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But as Britain prepares to leave the EU, this election needs to be about the future of our public services and the austerity agenda that the Tory Party has unleashed upon those services for the past seven years. They have not met one target that they have set on austerity, yet blindly continue to make public services their scapegoat. They cannot and must not be given a renewed mandate for further cuts, outsourcing of services and axing our rights at work. If we don’t act now, by 2020 we simply may not have any public services left to defend.
UNISON will be working to promote an alternative vision for public services and campaigning against a so called 'hard Brexit' but we must not lose sight of what happens after Brexit. We want a country that supports the most vulnerable, adequately funds the vital services that are so desperately needed such as social care and the NHS and invests in the future through high standards of education and training for the next generations.
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Unions challenge universities to improve pay that has ‘significantly fallen behind inflation’
Higher education unions have submitted a joint pay claim for 2017-18 to the national employers’ organisation, the Universities and Colleges Employers Association (UCEA).
The claim has been submitted by UNISON, UCU, Unite, GMB and EiS. This year’s joint higher education national pay claim is aimed at ensuring that everyone working in the sector, whatever their role, has a fair and decent pay uplift, improving their working lives.
Key points from the claim are:
- An increase to all spine points on the national pay scale of RPI plus £1,200, or RPI plus 3%, whichever is greater;
- £10 per hour minimum wage with all HEIs to become living wage employers, ensuring all campus staff are paid at least the Living Wage Foundation rate.
Full details of the claim can be downloaded here.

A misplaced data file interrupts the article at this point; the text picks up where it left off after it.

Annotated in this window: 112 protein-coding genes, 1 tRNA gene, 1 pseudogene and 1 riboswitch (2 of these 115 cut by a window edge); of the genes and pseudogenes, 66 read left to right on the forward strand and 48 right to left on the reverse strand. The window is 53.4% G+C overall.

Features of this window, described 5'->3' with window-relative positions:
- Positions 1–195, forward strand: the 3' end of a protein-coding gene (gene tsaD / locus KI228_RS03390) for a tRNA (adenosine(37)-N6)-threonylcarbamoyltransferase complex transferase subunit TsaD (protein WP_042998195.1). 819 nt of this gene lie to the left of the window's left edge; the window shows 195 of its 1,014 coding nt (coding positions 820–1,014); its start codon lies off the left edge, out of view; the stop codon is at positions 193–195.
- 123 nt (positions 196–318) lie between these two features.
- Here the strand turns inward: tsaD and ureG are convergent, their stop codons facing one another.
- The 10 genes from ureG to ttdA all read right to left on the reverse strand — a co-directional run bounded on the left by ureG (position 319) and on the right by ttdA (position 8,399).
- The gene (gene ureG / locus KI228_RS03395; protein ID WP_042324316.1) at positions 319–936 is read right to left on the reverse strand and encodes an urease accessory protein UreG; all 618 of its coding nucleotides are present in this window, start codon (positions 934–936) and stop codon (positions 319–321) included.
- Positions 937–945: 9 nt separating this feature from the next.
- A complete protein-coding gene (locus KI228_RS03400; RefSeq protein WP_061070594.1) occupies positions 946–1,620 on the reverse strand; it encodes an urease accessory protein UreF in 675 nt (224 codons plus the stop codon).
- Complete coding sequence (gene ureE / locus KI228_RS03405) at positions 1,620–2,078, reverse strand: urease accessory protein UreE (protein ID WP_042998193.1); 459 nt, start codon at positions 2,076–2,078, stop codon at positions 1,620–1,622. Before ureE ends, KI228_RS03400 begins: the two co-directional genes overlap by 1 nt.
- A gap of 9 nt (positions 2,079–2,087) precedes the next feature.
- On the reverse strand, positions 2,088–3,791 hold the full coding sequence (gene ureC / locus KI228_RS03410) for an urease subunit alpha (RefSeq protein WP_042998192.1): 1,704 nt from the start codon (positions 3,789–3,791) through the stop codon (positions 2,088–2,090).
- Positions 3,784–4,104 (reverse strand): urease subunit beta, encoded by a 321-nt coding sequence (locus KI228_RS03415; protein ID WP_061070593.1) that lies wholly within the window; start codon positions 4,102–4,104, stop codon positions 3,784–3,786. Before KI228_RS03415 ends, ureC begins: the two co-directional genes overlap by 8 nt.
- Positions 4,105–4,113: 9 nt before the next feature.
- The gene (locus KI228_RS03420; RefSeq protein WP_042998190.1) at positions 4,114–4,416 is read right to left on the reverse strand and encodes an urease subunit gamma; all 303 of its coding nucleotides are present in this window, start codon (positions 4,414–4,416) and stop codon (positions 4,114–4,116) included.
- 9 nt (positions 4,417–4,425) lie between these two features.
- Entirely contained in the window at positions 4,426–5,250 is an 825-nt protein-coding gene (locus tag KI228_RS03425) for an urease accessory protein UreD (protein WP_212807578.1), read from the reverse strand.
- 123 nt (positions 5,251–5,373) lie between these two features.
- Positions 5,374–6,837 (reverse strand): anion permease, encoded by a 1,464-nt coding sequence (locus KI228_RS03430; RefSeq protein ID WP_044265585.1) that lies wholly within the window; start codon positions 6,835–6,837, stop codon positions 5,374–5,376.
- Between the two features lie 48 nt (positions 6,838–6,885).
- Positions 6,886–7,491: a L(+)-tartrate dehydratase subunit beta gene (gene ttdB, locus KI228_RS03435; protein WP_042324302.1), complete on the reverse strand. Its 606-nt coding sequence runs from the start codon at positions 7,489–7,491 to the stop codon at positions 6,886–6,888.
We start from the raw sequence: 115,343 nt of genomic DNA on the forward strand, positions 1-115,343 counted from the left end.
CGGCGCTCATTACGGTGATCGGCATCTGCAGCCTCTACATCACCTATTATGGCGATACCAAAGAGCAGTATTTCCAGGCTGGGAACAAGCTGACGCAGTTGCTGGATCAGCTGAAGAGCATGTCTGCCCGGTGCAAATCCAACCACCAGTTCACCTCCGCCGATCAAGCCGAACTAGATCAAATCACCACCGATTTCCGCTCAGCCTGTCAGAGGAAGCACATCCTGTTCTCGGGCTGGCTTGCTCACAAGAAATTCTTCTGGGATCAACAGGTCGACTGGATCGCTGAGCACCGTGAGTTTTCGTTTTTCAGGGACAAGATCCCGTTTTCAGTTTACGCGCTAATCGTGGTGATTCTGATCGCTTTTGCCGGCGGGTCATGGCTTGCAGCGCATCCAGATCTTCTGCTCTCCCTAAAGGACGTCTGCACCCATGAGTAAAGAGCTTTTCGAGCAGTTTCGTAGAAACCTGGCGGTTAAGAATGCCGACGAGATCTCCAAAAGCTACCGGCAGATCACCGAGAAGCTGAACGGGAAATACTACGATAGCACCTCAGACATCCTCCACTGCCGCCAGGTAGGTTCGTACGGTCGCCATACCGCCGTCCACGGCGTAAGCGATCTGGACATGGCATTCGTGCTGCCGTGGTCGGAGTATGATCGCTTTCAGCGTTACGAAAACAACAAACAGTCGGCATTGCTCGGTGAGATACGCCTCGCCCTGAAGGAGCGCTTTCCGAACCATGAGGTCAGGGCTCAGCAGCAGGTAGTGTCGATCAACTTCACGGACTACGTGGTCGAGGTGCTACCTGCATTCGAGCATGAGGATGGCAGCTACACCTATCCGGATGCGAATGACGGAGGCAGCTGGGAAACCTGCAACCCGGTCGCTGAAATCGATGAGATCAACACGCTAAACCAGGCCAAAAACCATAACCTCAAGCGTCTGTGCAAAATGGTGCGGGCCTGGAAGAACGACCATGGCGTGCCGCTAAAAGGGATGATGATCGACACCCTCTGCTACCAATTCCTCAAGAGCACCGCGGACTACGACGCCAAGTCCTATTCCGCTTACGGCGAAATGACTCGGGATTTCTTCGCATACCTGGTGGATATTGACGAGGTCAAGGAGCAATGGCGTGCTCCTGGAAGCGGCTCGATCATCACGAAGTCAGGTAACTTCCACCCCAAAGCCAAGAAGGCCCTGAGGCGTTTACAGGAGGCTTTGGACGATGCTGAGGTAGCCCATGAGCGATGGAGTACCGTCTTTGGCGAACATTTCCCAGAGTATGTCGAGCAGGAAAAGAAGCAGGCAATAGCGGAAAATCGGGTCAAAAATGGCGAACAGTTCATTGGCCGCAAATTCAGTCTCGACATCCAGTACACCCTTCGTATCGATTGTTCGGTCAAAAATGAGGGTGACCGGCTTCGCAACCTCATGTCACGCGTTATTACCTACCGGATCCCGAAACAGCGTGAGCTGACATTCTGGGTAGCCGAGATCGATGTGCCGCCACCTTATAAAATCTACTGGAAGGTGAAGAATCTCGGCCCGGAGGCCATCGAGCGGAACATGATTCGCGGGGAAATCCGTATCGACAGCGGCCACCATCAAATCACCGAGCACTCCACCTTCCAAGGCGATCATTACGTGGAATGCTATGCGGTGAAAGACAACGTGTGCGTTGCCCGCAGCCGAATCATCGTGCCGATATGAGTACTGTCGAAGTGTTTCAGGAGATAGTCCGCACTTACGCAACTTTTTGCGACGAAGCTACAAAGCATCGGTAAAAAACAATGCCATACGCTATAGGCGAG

The unions believe that agreement on this claim would deliver improvements in staff morale and equalities that universities urgently need to tackle.
The claim has a number of other elements, addressing the continuing use of zero hours contracts, excessive workloads, eliminating the gender pay gap and establishing a Scottish sub-committee. The joint unions have expressed that they would consider a two-year pay offer that contains reference to both RPI – ‘keep up’ – and a ‘catch up’ element.
UNISON national officer Ruth Levin said: “Universities for a long time have relied on the goodwill of employees to work excessive hours and take on more work without increases in their pay.
“The joint unions are challenging universities to address pay that has significantly fallen behind inflation. This claim sets out the unions’ agenda to ensure that no one working for a university is paid below the living wage.”
She continued: “In addition there needs to be further work by the sector to address the problem of excessive workloads and hours of work, the gender pay gap, precarious working practices and the growing divergence between nations.”
The first pay negotiating meeting is scheduled to take place on 30 March 2017.
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